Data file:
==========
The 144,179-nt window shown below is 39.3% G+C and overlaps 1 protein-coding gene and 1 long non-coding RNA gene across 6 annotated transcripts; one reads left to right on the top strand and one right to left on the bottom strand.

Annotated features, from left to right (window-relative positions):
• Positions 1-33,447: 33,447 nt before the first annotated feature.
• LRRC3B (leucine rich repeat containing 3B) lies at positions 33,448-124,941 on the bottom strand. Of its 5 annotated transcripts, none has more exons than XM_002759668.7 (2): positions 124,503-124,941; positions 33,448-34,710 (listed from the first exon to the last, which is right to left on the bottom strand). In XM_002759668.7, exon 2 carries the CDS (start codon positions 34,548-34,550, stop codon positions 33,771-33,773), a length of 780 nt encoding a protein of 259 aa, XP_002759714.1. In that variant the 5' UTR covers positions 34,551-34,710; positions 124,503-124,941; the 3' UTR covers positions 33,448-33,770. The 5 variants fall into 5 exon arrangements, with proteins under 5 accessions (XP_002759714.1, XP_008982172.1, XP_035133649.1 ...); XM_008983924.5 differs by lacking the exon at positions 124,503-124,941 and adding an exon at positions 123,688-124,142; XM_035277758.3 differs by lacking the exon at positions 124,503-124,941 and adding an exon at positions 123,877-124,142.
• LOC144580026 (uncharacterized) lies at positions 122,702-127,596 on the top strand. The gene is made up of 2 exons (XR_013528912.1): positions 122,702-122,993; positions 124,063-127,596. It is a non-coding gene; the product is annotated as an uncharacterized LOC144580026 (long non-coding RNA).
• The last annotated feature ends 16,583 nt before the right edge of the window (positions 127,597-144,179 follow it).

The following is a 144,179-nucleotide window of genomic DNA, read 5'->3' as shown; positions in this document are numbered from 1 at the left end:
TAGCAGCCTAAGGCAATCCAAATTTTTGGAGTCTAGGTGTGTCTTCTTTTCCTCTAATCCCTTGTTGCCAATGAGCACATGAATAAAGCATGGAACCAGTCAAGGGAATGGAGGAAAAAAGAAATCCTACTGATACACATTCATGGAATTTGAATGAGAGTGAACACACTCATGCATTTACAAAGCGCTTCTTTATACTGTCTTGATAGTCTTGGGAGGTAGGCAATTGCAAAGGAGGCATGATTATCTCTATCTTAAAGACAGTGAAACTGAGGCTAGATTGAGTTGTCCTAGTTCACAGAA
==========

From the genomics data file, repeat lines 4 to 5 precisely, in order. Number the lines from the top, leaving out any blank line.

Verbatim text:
• LRRC3B (leucine rich repeat containing 3B) lies at positions 33,448-124,941 on the bottom strand. Of its 5 annotated transcripts, none has more exons than XM_002759668.7 (2): positions 124,503-124,941; positions 33,448-34,710 (listed from the first exon to the last, which is right to left on the bottom strand). In XM_002759668.7, exon 2 carries the CDS (start codon positions 34,548-34,550, stop codon positions 33,771-33,773), a length of 780 nt encoding a protein of 259 aa, XP_002759714.1. In that variant the 5' UTR covers positions 34,551-34,710; positions 124,503-124,941; the 3' UTR covers positions 33,448-33,770. The 5 variants fall into 5 exon arrangements, with proteins under 5 accessions (XP_002759714.1, XP_008982172.1, XP_035133649.1 ...); XM_008983924.5 differs by lacking the exon at positions 124,503-124,941 and adding an exon at positions 123,688-124,142; XM_035277758.3 differs by lacking the exon at positions 124,503-124,941 and adding an exon at positions 123,877-124,142.
• LOC144580026 (uncharacterized) lies at positions 122,702-127,596 on the top strand. The gene is made up of 2 exons (XR_013528912.1): positions 122,702-122,993; positions 124,063-127,596. It is a non-coding gene; the product is annotated as an uncharacterized LOC144580026 (long non-coding RNA).